Rob Dumas joined UMaine this summer as its food science innovation coordinator. Credit: Linda Coan O'Kresik | BDN

Chef Rob Dumas’s love for food has brought him to kitchens in far-flung, high-profile places, from a submarine off the Virginia coast to the White House Navy Mess. Now, he’s at the University of Maine, for what may be his most creative and challenging gig yet.

Dumas joined UMaine this summer as its food science innovation coordinator. The newly created position oversees the management and outreach for the food science facilities that the university has to offer.

With his new position at the helm of these underutilized resources, Dumas not only hopes to teach Mainers more about food, but also to raise the profile for Maine-made food products on the national stage.

From the White House to Maine

While Dumas was working the restaurant circuit in his hometown of New Orleans in his 20s, he decided he wanted to go to a top-notch culinary school. He joined the Navy, planning to eventually take advantage of the G.I. Bill to pay for his education. He spent five years as a cook on a Navy submarine docked outside of Norfolk, Virginia.

“I learned that making food with love and care creates a family-like bond,” Dumas said. “Outside of food, these 140 guys had nothing to look forward to. Food became the focal point of everyone’s life.”

Moreover, he was one of the only chefs on-board with professional cooking experience prior to joining the crew.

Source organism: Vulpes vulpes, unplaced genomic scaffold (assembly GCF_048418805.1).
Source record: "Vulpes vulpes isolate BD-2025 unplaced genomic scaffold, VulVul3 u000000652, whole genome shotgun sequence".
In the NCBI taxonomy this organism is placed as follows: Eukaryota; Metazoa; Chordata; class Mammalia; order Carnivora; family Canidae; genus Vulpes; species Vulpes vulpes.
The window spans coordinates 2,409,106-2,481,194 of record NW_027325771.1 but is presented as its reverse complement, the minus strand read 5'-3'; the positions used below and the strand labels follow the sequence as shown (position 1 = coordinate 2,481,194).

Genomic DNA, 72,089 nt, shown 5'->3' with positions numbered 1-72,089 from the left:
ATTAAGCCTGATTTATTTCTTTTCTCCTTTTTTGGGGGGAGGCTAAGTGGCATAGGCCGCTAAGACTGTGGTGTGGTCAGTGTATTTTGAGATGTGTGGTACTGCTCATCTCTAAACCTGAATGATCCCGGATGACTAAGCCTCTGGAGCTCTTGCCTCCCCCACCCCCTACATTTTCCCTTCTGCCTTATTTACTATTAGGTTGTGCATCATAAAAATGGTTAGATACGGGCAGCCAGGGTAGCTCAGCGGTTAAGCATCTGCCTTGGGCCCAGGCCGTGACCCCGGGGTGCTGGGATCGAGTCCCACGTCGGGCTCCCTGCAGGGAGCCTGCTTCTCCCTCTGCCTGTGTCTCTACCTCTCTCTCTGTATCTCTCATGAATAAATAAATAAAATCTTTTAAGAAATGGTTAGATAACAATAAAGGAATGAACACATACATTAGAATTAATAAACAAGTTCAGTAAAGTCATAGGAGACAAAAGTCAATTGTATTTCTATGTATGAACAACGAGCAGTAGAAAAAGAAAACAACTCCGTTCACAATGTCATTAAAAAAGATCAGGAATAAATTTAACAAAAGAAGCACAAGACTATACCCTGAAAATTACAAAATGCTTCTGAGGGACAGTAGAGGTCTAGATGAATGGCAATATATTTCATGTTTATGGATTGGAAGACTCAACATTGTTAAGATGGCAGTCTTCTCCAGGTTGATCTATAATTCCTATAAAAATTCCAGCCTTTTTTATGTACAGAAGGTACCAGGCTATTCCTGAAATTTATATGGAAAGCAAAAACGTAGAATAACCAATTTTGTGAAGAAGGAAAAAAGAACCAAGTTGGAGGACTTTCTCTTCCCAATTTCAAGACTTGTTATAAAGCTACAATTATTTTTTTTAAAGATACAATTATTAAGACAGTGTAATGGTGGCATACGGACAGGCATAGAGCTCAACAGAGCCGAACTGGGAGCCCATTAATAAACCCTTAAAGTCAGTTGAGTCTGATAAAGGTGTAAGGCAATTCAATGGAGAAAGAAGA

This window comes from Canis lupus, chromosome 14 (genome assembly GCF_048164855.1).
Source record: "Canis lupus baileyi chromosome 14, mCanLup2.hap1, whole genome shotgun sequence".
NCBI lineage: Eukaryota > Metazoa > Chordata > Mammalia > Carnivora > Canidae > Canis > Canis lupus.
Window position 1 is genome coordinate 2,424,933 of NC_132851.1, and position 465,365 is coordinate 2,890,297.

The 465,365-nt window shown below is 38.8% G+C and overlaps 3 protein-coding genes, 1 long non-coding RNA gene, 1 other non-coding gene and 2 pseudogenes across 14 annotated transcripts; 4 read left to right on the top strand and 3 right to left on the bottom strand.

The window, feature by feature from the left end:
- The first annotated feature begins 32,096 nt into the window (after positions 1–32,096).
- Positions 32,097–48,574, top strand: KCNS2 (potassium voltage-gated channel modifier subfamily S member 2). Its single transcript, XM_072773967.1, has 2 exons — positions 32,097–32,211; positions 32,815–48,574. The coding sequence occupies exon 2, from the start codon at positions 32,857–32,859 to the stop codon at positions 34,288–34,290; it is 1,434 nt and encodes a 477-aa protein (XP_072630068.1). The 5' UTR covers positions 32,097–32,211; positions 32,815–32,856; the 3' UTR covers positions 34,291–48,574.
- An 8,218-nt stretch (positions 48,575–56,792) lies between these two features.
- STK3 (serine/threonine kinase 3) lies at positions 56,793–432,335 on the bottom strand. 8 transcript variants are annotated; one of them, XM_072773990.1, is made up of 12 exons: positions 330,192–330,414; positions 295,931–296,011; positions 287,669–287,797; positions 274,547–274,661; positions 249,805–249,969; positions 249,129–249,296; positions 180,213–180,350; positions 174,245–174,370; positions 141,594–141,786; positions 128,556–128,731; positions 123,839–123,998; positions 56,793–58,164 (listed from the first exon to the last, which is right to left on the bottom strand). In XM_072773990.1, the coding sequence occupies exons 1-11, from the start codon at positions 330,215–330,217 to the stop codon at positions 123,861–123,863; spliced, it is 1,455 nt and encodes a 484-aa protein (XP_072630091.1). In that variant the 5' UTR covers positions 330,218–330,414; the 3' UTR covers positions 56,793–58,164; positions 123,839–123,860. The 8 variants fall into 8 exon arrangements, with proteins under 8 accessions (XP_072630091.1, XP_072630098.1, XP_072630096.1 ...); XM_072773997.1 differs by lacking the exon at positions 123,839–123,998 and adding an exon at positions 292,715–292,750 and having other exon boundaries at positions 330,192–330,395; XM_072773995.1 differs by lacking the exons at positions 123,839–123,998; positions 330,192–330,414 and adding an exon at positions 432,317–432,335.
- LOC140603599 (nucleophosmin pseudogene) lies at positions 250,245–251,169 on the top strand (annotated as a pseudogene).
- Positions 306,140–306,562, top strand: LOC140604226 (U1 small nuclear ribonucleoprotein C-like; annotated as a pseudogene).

“I distinguished myself and advanced quickly in rank because of that,” he said.

Soon, he was hired as a chef for the White House Navy Mess, a Navy-run dining facility in the basement of the West Wing. For the first four years of the Obama administration, Dumas not only cooked in the White House, but he also traveled with the first family.

He fondly remembers cooking breakfast in the Obamas’ Chicago residence, and preparing a cocktail for the President on a brutally humid day in Rio de Janeiro that Obama proclaimed “the best damn martini [he’s] ever had.”

Credit: Sam Schipani | BDN

But it was Michelle Obama who inspired him most.

“It all goes back to Michelle,” Dumas said. “She got me into reading books by Michael Pollan and Alice Waters. It opened my eyes to what a local food system could look like.”

Equipped with the G.I. Bill and his star-studded resume, Dumas moved on from cooking at the White House to studying and teaching as a fellow at the New England Culinary Institute in Vermont.

“Vermont is an amazing study in local food systems,” Dumas said.

After completing his coursework, he was hired as demo chef. He eventually landed in Maine where he served as the executive chef and director of Freshies.

“I had autonomy as to where wanted to take the brand,” Dumas said. “There is an emerging environment here in Maine [for fresh, local food].”

UMaine’s vision for its food future